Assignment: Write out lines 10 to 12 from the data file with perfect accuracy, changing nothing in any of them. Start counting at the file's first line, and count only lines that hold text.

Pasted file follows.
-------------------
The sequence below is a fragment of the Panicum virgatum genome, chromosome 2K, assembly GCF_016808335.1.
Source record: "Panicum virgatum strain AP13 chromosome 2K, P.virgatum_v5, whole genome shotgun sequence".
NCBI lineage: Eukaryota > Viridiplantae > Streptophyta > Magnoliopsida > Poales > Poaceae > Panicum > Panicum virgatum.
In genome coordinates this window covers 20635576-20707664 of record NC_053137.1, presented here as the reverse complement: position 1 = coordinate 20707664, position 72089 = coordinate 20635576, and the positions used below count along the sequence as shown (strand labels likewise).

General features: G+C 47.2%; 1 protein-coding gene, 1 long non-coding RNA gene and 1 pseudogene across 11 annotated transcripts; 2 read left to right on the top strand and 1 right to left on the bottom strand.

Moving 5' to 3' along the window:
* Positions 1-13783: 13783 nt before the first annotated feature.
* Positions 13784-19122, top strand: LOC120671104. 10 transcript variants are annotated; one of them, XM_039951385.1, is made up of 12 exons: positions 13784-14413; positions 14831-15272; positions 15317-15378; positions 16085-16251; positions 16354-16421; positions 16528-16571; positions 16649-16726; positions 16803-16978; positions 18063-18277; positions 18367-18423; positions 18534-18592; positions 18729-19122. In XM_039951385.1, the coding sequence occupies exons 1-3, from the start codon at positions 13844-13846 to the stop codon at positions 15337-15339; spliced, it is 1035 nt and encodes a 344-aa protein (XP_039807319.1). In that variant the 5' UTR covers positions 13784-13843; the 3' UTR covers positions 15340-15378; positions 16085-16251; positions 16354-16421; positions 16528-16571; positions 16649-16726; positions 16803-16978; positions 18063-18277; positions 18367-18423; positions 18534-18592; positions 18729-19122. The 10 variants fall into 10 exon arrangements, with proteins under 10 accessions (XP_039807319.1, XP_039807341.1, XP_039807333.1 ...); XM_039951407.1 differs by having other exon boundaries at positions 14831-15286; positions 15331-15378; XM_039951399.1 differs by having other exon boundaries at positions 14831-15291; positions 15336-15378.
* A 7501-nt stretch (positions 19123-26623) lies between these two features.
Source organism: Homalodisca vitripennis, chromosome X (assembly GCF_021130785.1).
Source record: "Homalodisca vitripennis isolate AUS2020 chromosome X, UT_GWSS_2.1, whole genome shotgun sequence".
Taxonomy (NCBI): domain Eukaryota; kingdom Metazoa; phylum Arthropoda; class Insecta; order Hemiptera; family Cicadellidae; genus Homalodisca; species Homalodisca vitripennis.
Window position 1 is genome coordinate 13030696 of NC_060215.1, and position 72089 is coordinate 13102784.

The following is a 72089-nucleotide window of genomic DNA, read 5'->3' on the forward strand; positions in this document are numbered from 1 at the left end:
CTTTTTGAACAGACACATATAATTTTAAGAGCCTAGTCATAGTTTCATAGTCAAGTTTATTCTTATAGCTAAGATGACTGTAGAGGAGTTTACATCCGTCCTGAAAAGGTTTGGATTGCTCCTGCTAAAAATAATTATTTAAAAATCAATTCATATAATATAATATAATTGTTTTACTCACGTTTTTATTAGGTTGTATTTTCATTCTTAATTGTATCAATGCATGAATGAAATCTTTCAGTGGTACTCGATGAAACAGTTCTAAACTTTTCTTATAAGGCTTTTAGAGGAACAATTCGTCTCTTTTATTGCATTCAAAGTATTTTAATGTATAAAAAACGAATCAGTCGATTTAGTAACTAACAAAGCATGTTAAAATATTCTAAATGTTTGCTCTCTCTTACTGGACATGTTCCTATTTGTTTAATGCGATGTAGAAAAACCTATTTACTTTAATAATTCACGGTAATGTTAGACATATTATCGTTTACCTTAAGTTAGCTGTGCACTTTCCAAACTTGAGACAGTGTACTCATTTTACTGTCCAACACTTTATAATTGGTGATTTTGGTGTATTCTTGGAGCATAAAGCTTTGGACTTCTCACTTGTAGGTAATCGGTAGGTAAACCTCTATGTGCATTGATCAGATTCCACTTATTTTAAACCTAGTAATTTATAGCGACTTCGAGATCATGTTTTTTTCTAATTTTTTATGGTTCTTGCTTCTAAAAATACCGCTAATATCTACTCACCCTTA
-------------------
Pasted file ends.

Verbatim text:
Source organism: Homalodisca vitripennis, chromosome X (assembly GCF_021130785.1).
Source record: "Homalodisca vitripennis isolate AUS2020 chromosome X, UT_GWSS_2.1, whole genome shotgun sequence".
Taxonomy (NCBI): domain Eukaryota; kingdom Metazoa; phylum Arthropoda; class Insecta; order Hemiptera; family Cicadellidae; genus Homalodisca; species Homalodisca vitripennis.